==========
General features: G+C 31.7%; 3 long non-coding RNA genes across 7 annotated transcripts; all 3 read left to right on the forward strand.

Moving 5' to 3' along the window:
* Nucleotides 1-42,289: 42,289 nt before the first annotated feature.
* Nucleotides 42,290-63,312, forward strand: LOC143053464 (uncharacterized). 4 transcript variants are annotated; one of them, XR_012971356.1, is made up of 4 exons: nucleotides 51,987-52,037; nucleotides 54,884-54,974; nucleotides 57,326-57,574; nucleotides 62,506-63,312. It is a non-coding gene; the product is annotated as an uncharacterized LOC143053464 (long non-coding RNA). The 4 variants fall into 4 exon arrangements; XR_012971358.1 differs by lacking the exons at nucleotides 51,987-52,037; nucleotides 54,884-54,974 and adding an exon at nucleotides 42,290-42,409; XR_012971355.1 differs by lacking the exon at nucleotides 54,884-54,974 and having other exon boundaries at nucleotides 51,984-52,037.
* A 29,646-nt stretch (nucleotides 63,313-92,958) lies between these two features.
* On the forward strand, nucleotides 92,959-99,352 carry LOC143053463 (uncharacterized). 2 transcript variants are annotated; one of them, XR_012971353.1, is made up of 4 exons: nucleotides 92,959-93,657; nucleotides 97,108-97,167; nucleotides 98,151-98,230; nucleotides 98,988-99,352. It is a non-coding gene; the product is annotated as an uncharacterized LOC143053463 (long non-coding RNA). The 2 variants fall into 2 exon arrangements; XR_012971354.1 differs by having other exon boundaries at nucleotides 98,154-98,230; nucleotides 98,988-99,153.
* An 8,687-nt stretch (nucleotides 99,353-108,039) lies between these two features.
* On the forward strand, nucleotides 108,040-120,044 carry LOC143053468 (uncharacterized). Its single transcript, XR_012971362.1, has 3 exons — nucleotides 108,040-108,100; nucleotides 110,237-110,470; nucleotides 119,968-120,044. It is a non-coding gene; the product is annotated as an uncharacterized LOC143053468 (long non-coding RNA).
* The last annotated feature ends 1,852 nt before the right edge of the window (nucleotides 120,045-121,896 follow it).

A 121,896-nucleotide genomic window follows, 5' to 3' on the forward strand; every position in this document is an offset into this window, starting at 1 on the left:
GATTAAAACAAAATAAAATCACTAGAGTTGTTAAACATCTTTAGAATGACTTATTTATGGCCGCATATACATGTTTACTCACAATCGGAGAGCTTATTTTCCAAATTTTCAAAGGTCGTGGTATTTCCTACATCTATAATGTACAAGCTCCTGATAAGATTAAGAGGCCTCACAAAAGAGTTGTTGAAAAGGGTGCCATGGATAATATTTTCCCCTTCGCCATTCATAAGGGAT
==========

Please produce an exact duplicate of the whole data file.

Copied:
General features: G+C 31.7%; 3 long non-coding RNA genes across 7 annotated transcripts; all 3 read left to right on the forward strand.

Moving 5' to 3' along the window:
* Nucleotides 1-42,289: 42,289 nt before the first annotated feature.
* Nucleotides 42,290-63,312, forward strand: LOC143053464 (uncharacterized). 4 transcript variants are annotated; one of them, XR_012971356.1, is made up of 4 exons: nucleotides 51,987-52,037; nucleotides 54,884-54,974; nucleotides 57,326-57,574; nucleotides 62,506-63,312. It is a non-coding gene; the product is annotated as an uncharacterized LOC143053464 (long non-coding RNA). The 4 variants fall into 4 exon arrangements; XR_012971358.1 differs by lacking the exons at nucleotides 51,987-52,037; nucleotides 54,884-54,974 and adding an exon at nucleotides 42,290-42,409; XR_012971355.1 differs by lacking the exon at nucleotides 54,884-54,974 and having other exon boundaries at nucleotides 51,984-52,037.
* A 29,646-nt stretch (nucleotides 63,313-92,958) lies between these two features.
* On the forward strand, nucleotides 92,959-99,352 carry LOC143053463 (uncharacterized). 2 transcript variants are annotated; one of them, XR_012971353.1, is made up of 4 exons: nucleotides 92,959-93,657; nucleotides 97,108-97,167; nucleotides 98,151-98,230; nucleotides 98,988-99,352. It is a non-coding gene; the product is annotated as an uncharacterized LOC143053463 (long non-coding RNA). The 2 variants fall into 2 exon arrangements; XR_012971354.1 differs by having other exon boundaries at nucleotides 98,154-98,230; nucleotides 98,988-99,153.
* An 8,687-nt stretch (nucleotides 99,353-108,039) lies between these two features.
* On the forward strand, nucleotides 108,040-120,044 carry LOC143053468 (uncharacterized). Its single transcript, XR_012971362.1, has 3 exons — nucleotides 108,040-108,100; nucleotides 110,237-110,470; nucleotides 119,968-120,044. It is a non-coding gene; the product is annotated as an uncharacterized LOC143053468 (long non-coding RNA).
* The last annotated feature ends 1,852 nt before the right edge of the window (nucleotides 120,045-121,896 follow it).

A 121,896-nucleotide genomic window follows, 5' to 3' on the forward strand; every position in this document is an offset into this window, starting at 1 on the left:
GATTAAAACAAAATAAAATCACTAGAGTTGTTAAACATCTTTAGAATGACTTATTTATGGCCGCATATACATGTTTACTCACAATCGGAGAGCTTATTTTCCAAATTTTCAAAGGTCGTGGTATTTCCTACATCTATAATGTACAAGCTCCTGATAAGATTAAGAGGCCTCACAAAAGAGTTGTTGAAAAGGGTGCCATGGATAATATTTTCCCCTTCGCCATTCATAAGGGAT